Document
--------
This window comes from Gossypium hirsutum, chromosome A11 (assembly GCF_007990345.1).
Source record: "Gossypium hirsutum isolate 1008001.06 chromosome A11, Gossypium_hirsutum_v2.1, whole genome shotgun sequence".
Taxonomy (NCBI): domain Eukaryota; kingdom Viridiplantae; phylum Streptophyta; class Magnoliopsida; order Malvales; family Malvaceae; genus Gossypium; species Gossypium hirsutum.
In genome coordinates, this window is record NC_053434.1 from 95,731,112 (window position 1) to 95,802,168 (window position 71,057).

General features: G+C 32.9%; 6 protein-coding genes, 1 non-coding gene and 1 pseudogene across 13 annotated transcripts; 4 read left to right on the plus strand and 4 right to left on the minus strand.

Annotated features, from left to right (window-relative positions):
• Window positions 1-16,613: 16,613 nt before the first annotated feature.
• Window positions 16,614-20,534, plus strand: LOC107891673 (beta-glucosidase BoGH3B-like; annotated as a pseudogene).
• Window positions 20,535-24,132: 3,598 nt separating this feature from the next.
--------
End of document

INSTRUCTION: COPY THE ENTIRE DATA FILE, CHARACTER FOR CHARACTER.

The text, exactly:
This window comes from Gossypium hirsutum, chromosome A11 (assembly GCF_007990345.1).
Source record: "Gossypium hirsutum isolate 1008001.06 chromosome A11, Gossypium_hirsutum_v2.1, whole genome shotgun sequence".
Taxonomy (NCBI): domain Eukaryota; kingdom Viridiplantae; phylum Streptophyta; class Magnoliopsida; order Malvales; family Malvaceae; genus Gossypium; species Gossypium hirsutum.
In genome coordinates, this window is record NC_053434.1 from 95,731,112 (window position 1) to 95,802,168 (window position 71,057).

General features: G+C 32.9%; 6 protein-coding genes, 1 non-coding gene and 1 pseudogene across 13 annotated transcripts; 4 read left to right on the plus strand and 4 right to left on the minus strand.

Annotated features, from left to right (window-relative positions):
• Window positions 1-16,613: 16,613 nt before the first annotated feature.
• Window positions 16,614-20,534, plus strand: LOC107891673 (beta-glucosidase BoGH3B-like; annotated as a pseudogene).
• Window positions 20,535-24,132: 3,598 nt separating this feature from the next.